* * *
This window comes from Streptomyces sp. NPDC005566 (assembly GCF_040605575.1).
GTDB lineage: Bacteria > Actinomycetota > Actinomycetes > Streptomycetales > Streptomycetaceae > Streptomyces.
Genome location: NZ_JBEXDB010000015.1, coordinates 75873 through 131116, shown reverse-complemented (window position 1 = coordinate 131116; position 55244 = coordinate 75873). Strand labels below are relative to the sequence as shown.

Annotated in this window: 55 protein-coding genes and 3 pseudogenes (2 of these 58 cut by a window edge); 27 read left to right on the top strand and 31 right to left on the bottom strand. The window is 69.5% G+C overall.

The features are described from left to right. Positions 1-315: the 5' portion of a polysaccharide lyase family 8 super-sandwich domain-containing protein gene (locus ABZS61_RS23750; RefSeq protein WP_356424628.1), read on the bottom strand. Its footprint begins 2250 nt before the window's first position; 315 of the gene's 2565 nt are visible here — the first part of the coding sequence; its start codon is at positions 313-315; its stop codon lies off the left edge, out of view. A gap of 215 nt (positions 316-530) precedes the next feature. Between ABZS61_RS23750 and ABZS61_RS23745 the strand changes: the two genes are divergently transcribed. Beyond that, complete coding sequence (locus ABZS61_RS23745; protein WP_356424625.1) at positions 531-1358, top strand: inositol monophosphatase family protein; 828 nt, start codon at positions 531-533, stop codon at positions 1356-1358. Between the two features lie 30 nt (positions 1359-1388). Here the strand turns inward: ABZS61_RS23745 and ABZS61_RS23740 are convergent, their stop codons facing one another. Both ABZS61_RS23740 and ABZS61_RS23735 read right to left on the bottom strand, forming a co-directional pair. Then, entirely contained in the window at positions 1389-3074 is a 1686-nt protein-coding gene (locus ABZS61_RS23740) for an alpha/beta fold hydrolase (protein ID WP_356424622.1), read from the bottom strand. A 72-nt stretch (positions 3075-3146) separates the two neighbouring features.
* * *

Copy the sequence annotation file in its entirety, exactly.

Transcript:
This window comes from Streptomyces sp. NPDC005566 (assembly GCF_040605575.1).
GTDB lineage: Bacteria > Actinomycetota > Actinomycetes > Streptomycetales > Streptomycetaceae > Streptomyces.
Genome location: NZ_JBEXDB010000015.1, coordinates 75873 through 131116, shown reverse-complemented (window position 1 = coordinate 131116; position 55244 = coordinate 75873). Strand labels below are relative to the sequence as shown.

Annotated in this window: 55 protein-coding genes and 3 pseudogenes (2 of these 58 cut by a window edge); 27 read left to right on the top strand and 31 right to left on the bottom strand. The window is 69.5% G+C overall.

The features are described from left to right. Positions 1-315: the 5' portion of a polysaccharide lyase family 8 super-sandwich domain-containing protein gene (locus ABZS61_RS23750; RefSeq protein WP_356424628.1), read on the bottom strand. Its footprint begins 2250 nt before the window's first position; 315 of the gene's 2565 nt are visible here — the first part of the coding sequence; its start codon is at positions 313-315; its stop codon lies off the left edge, out of view. A gap of 215 nt (positions 316-530) precedes the next feature. Between ABZS61_RS23750 and ABZS61_RS23745 the strand changes: the two genes are divergently transcribed. Beyond that, complete coding sequence (locus ABZS61_RS23745; protein WP_356424625.1) at positions 531-1358, top strand: inositol monophosphatase family protein; 828 nt, start codon at positions 531-533, stop codon at positions 1356-1358. Between the two features lie 30 nt (positions 1359-1388). Here the strand turns inward: ABZS61_RS23745 and ABZS61_RS23740 are convergent, their stop codons facing one another. Both ABZS61_RS23740 and ABZS61_RS23735 read right to left on the bottom strand, forming a co-directional pair. Then, entirely contained in the window at positions 1389-3074 is a 1686-nt protein-coding gene (locus ABZS61_RS23740) for an alpha/beta fold hydrolase (protein ID WP_356424622.1), read from the bottom strand. A 72-nt stretch (positions 3075-3146) separates the two neighbouring features.